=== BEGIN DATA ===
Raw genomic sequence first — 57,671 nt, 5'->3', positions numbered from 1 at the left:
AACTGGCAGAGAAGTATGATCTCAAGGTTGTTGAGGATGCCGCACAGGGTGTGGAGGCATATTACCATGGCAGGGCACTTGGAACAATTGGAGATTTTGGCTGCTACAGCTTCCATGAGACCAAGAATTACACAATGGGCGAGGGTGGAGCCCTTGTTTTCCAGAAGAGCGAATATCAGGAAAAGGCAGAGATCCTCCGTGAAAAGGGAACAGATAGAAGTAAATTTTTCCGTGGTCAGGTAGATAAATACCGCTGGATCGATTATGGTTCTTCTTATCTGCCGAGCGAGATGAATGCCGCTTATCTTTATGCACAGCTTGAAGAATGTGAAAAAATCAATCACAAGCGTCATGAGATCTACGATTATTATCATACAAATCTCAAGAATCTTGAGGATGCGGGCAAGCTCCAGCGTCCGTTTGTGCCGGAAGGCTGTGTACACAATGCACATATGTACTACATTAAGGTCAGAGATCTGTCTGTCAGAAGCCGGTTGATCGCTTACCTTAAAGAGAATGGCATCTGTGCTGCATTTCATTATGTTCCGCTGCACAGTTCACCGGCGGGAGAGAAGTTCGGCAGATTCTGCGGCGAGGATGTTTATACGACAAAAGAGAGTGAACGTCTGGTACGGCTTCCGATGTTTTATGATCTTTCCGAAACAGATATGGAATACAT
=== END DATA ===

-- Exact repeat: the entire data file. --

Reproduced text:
Raw genomic sequence first — 57,671 nt, 5'->3', positions numbered from 1 at the left:
AACTGGCAGAGAAGTATGATCTCAAGGTTGTTGAGGATGCCGCACAGGGTGTGGAGGCATATTACCATGGCAGGGCACTTGGAACAATTGGAGATTTTGGCTGCTACAGCTTCCATGAGACCAAGAATTACACAATGGGCGAGGGTGGAGCCCTTGTTTTCCAGAAGAGCGAATATCAGGAAAAGGCAGAGATCCTCCGTGAAAAGGGAACAGATAGAAGTAAATTTTTCCGTGGTCAGGTAGATAAATACCGCTGGATCGATTATGGTTCTTCTTATCTGCCGAGCGAGATGAATGCCGCTTATCTTTATGCACAGCTTGAAGAATGTGAAAAAATCAATCACAAGCGTCATGAGATCTACGATTATTATCATACAAATCTCAAGAATCTTGAGGATGCGGGCAAGCTCCAGCGTCCGTTTGTGCCGGAAGGCTGTGTACACAATGCACATATGTACTACATTAAGGTCAGAGATCTGTCTGTCAGAAGCCGGTTGATCGCTTACCTTAAAGAGAATGGCATCTGTGCTGCATTTCATTATGTTCCGCTGCACAGTTCACCGGCGGGAGAGAAGTTCGGCAGATTCTGCGGCGAGGATGTTTATACGACAAAAGAGAGTGAACGTCTGGTACGGCTTCCGATGTTTTATGATCTTTCCGAAACAGATATGGAATACAT